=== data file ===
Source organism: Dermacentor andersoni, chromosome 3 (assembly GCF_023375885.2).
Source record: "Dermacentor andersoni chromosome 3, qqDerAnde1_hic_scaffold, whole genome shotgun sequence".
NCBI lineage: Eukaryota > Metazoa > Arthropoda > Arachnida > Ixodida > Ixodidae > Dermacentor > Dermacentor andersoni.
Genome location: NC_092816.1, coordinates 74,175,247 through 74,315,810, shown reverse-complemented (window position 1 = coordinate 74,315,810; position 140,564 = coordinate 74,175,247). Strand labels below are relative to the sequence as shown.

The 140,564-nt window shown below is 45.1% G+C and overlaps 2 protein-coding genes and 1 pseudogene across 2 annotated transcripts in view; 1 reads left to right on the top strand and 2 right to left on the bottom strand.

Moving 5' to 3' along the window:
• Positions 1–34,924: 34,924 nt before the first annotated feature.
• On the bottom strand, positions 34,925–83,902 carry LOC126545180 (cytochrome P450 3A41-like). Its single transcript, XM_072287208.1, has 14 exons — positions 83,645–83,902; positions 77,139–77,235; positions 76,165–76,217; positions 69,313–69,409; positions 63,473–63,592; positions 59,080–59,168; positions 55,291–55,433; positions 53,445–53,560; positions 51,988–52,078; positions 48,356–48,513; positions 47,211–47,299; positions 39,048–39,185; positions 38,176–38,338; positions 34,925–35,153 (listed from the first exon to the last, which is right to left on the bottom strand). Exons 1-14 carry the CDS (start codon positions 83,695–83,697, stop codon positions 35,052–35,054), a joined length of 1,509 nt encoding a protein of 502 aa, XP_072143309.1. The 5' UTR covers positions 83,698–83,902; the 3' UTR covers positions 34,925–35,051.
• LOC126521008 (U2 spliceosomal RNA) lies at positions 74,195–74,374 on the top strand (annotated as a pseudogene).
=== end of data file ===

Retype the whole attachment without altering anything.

Source organism: Dermacentor andersoni, chromosome 3 (assembly GCF_023375885.2).
Source record: "Dermacentor andersoni chromosome 3, qqDerAnde1_hic_scaffold, whole genome shotgun sequence".
NCBI lineage: Eukaryota > Metazoa > Arthropoda > Arachnida > Ixodida > Ixodidae > Dermacentor > Dermacentor andersoni.
Genome location: NC_092816.1, coordinates 74,175,247 through 74,315,810, shown reverse-complemented (window position 1 = coordinate 74,315,810; position 140,564 = coordinate 74,175,247). Strand labels below are relative to the sequence as shown.

The 140,564-nt window shown below is 45.1% G+C and overlaps 2 protein-coding genes and 1 pseudogene across 2 annotated transcripts in view; 1 reads left to right on the top strand and 2 right to left on the bottom strand.

Moving 5' to 3' along the window:
• Positions 1–34,924: 34,924 nt before the first annotated feature.
• On the bottom strand, positions 34,925–83,902 carry LOC126545180 (cytochrome P450 3A41-like). Its single transcript, XM_072287208.1, has 14 exons — positions 83,645–83,902; positions 77,139–77,235; positions 76,165–76,217; positions 69,313–69,409; positions 63,473–63,592; positions 59,080–59,168; positions 55,291–55,433; positions 53,445–53,560; positions 51,988–52,078; positions 48,356–48,513; positions 47,211–47,299; positions 39,048–39,185; positions 38,176–38,338; positions 34,925–35,153 (listed from the first exon to the last, which is right to left on the bottom strand). Exons 1-14 carry the CDS (start codon positions 83,695–83,697, stop codon positions 35,052–35,054), a joined length of 1,509 nt encoding a protein of 502 aa, XP_072143309.1. The 5' UTR covers positions 83,698–83,902; the 3' UTR covers positions 34,925–35,051.
• LOC126521008 (U2 spliceosomal RNA) lies at positions 74,195–74,374 on the top strand (annotated as a pseudogene).